'Dream team' looks to stem cells for better brain tumour treatments
The image depicts a 3D rendering of the brain, with the cancer detectable on magnetic resonance Imaging (MRI) in red and yellow. (THE CANADIAN PRESS/HO-Laboratory for Radiological Optics and the Montreal Neurological Institute)
TORONTO -- A "dream team" of top Canadian scientists has been named to mount a new attack on aggressive brain cancers in children and adults by focusing on the stem cells that spur their growth.
Dr. Peter Dirks, a neurosurgeon and researcher at Toronto's Hospital for Sick Children, will head the Stand Up to Cancer (SU2C) team, which will employ genomic and molecular profiling technologies to analyze brain cancer stem cells.
"Brain tumours in children and adults contain a small number of cells called stem cells that resist treatment and continually regenerate, driving tumour growth and recurrence after initial responses to treatment," said Dirks, the first scientist to identify cancer stem cells in brain tumours in 2003.
"Our team will conduct multiple analyses of brain cancer stem cells, profiling their biological makeup to identify drugs that are likely to block the uncontrolled growth of the tumours, and carry out clinical trials across Canada to find the safest and most effective drugs to treat these cancers," he said in a statement Thursday.
The researchers will focus on two types of brain tumours: glioblastomas in adults and children, and posterior fossa ependymomas in infants, both of which have limited treatment options and poor survival statistics. Less than 10 per cent of adults live five years following a glioblastoma diagnosis. Malignancies of the brain and central nervous system are the No. 1 cancer killers of children.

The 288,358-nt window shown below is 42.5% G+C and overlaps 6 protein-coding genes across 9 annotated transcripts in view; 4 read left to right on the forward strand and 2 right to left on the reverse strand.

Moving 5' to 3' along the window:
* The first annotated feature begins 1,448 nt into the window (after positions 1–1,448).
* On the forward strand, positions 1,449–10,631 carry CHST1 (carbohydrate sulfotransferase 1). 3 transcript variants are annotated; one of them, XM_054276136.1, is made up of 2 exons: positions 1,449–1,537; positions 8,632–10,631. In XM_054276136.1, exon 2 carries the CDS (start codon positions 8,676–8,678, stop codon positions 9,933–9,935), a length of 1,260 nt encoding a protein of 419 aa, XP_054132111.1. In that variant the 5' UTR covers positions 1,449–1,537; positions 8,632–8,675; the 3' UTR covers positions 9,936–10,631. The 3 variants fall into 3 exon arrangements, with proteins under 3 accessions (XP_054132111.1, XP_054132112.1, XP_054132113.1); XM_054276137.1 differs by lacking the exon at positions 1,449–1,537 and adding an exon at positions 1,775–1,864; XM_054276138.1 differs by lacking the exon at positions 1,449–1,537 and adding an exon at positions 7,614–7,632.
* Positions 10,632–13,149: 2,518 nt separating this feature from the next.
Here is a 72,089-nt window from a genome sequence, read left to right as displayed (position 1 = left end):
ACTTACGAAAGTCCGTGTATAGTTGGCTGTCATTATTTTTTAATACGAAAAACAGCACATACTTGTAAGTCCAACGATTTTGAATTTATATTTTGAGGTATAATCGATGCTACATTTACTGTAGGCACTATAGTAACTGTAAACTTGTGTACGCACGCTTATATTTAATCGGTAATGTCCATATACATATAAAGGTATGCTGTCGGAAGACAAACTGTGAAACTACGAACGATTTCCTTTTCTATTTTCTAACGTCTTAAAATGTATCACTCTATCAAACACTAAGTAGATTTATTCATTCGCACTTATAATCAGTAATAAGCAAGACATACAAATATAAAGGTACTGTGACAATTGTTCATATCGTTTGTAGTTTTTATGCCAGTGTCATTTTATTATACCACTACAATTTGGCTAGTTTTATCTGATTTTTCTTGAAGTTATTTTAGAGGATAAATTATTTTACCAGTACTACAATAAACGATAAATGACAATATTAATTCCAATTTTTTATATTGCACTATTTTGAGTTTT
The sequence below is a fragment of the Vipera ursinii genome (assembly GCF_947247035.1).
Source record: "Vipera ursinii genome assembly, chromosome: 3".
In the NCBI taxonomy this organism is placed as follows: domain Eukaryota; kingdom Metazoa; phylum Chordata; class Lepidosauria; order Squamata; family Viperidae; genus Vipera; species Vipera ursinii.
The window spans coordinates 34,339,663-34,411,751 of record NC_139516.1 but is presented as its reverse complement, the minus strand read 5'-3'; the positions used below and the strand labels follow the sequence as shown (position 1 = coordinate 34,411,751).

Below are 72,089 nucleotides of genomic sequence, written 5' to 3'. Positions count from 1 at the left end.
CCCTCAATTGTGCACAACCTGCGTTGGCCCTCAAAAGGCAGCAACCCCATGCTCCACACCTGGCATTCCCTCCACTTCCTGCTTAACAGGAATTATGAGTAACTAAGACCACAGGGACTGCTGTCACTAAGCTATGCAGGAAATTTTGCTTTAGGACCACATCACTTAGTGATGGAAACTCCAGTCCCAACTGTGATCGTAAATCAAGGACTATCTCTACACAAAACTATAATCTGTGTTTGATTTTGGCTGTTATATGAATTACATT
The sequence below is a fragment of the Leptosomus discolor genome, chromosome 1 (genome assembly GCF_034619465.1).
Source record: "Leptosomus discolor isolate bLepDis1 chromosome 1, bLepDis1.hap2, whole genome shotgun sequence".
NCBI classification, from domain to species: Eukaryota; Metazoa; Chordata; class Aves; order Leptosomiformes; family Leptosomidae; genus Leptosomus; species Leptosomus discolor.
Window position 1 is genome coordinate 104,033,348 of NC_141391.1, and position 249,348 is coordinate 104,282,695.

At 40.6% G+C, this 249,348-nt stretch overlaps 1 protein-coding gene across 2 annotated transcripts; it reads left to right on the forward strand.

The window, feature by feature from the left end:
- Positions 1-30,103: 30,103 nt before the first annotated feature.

Brain tumour stem cells are similar to nerve stem cells that mature during normal brain development. However, abnormal programming in these cancer stem cells promotes tumour recurrence and drug resistance.
"It's like a Peter Pan syndrome, in which the immature cell, the stem cell, never grows up," said Dr. Michael Taylor, a neurosurgeon and scientist at SickKids who specializes in cancer genomics. "Our objective is to take those cancer stem cells and convince them to quit multiplying and leave the rest of the brain alone."
Their objective is to understand the abnormalities in the cancer stem cells, with the goal of developing drugs to effectively attack their vulnerabilities.
The 12-member team has received $11.7 million in grants over four years from a consortium of funding organizations, including SU2C Canada, Genome Canada and the Canadian Institutes of Health Research.
It is the second dream team announced by SU2C Canada. The first was a collaboration of top researchers formed last year to investigate new treatments for different kinds of breast cancer.